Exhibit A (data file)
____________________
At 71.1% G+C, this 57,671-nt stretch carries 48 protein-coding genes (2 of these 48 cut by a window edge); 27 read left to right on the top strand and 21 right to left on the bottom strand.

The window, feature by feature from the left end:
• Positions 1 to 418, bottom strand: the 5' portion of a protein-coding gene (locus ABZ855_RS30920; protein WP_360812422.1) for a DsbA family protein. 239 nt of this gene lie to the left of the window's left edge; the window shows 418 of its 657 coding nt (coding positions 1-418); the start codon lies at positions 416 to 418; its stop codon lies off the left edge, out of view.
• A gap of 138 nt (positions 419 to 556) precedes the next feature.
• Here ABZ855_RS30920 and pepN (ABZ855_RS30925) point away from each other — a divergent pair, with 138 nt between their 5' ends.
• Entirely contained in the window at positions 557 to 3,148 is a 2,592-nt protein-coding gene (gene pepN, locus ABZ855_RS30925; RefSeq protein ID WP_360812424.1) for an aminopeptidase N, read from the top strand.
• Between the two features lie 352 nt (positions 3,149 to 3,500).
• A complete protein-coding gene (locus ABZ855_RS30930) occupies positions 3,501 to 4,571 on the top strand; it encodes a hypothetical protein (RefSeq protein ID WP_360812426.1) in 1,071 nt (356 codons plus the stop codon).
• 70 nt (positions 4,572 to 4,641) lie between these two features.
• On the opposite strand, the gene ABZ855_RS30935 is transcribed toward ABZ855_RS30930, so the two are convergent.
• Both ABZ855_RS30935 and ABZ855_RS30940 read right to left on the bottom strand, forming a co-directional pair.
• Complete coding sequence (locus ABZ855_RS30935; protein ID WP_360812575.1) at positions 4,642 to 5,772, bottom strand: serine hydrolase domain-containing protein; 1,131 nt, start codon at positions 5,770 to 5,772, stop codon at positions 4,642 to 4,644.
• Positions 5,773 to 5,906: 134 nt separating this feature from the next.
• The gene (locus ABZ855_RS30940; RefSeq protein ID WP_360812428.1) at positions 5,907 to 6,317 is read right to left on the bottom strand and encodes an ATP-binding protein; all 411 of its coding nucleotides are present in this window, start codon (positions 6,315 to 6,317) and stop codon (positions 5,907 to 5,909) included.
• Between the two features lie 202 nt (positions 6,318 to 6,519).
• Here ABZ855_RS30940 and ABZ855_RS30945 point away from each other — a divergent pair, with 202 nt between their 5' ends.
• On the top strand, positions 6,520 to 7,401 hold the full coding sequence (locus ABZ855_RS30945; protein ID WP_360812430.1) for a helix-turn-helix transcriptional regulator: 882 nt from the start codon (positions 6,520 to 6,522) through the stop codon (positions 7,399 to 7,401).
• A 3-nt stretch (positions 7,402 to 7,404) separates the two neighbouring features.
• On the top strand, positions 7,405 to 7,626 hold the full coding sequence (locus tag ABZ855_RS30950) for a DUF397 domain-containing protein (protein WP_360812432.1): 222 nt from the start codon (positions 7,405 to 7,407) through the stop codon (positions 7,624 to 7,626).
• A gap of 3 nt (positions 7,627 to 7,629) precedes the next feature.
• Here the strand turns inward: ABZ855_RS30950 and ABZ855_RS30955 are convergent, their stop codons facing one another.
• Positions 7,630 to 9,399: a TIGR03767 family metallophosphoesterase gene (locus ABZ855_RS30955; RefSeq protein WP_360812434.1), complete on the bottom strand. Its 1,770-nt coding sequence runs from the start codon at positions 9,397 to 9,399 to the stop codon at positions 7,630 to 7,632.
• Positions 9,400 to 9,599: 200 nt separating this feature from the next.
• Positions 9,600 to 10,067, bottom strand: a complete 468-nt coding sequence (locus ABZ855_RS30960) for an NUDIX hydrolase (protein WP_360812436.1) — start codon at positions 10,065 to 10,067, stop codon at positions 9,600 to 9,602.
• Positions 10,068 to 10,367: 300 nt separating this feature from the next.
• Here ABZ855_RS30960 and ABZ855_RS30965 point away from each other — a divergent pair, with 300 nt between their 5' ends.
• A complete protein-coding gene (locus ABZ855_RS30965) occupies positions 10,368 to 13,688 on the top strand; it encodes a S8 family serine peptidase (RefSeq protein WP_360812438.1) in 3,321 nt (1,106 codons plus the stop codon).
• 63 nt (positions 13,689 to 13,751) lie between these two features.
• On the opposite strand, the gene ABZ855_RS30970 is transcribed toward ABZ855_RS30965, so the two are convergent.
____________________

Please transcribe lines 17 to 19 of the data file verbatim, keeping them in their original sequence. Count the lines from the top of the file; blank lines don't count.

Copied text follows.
• On the top strand, positions 6,520 to 7,401 hold the full coding sequence (locus ABZ855_RS30945; protein ID WP_360812430.1) for a helix-turn-helix transcriptional regulator: 882 nt from the start codon (positions 6,520 to 6,522) through the stop codon (positions 7,399 to 7,401).
• A 3-nt stretch (positions 7,402 to 7,404) separates the two neighbouring features.
• On the top strand, positions 7,405 to 7,626 hold the full coding sequence (locus tag ABZ855_RS30950) for a DUF397 domain-containing protein (protein WP_360812432.1): 222 nt from the start codon (positions 7,405 to 7,407) through the stop codon (positions 7,624 to 7,626).